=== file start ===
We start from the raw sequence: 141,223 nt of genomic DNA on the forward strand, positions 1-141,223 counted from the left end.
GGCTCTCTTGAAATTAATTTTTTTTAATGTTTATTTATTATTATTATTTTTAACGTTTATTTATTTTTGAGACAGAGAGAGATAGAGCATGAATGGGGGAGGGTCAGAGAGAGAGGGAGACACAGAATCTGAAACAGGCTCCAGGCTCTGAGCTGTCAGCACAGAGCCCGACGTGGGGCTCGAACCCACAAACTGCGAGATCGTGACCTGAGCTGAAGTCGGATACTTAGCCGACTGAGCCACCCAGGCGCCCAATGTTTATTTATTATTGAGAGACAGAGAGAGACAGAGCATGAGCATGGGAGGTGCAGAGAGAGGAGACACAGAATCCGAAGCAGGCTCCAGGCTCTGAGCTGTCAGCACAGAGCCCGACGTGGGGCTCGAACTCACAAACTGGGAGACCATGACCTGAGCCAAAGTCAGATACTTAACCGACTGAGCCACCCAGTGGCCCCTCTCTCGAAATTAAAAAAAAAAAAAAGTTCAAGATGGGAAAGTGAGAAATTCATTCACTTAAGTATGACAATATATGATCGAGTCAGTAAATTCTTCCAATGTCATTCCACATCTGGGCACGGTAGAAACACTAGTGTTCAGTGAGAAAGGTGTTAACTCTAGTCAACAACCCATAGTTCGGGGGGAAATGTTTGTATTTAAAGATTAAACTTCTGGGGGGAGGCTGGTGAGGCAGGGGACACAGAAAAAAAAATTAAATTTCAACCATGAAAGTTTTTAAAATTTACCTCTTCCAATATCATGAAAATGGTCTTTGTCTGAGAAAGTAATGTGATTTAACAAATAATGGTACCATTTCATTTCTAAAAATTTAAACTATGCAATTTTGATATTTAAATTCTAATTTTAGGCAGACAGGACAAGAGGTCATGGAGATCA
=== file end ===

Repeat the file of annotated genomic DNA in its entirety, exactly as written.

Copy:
We start from the raw sequence: 141,223 nt of genomic DNA on the forward strand, positions 1-141,223 counted from the left end.
GGCTCTCTTGAAATTAATTTTTTTTAATGTTTATTTATTATTATTATTTTTAACGTTTATTTATTTTTGAGACAGAGAGAGATAGAGCATGAATGGGGGAGGGTCAGAGAGAGAGGGAGACACAGAATCTGAAACAGGCTCCAGGCTCTGAGCTGTCAGCACAGAGCCCGACGTGGGGCTCGAACCCACAAACTGCGAGATCGTGACCTGAGCTGAAGTCGGATACTTAGCCGACTGAGCCACCCAGGCGCCCAATGTTTATTTATTATTGAGAGACAGAGAGAGACAGAGCATGAGCATGGGAGGTGCAGAGAGAGGAGACACAGAATCCGAAGCAGGCTCCAGGCTCTGAGCTGTCAGCACAGAGCCCGACGTGGGGCTCGAACTCACAAACTGGGAGACCATGACCTGAGCCAAAGTCAGATACTTAACCGACTGAGCCACCCAGTGGCCCCTCTCTCGAAATTAAAAAAAAAAAAAAGTTCAAGATGGGAAAGTGAGAAATTCATTCACTTAAGTATGACAATATATGATCGAGTCAGTAAATTCTTCCAATGTCATTCCACATCTGGGCACGGTAGAAACACTAGTGTTCAGTGAGAAAGGTGTTAACTCTAGTCAACAACCCATAGTTCGGGGGGAAATGTTTGTATTTAAAGATTAAACTTCTGGGGGGAGGCTGGTGAGGCAGGGGACACAGAAAAAAAAATTAAATTTCAACCATGAAAGTTTTTAAAATTTACCTCTTCCAATATCATGAAAATGGTCTTTGTCTGAGAAAGTAATGTGATTTAACAAATAATGGTACCATTTCATTTCTAAAAATTTAAACTATGCAATTTTGATATTTAAATTCTAATTTTAGGCAGACAGGACAAGAGGTCATGGAGATCA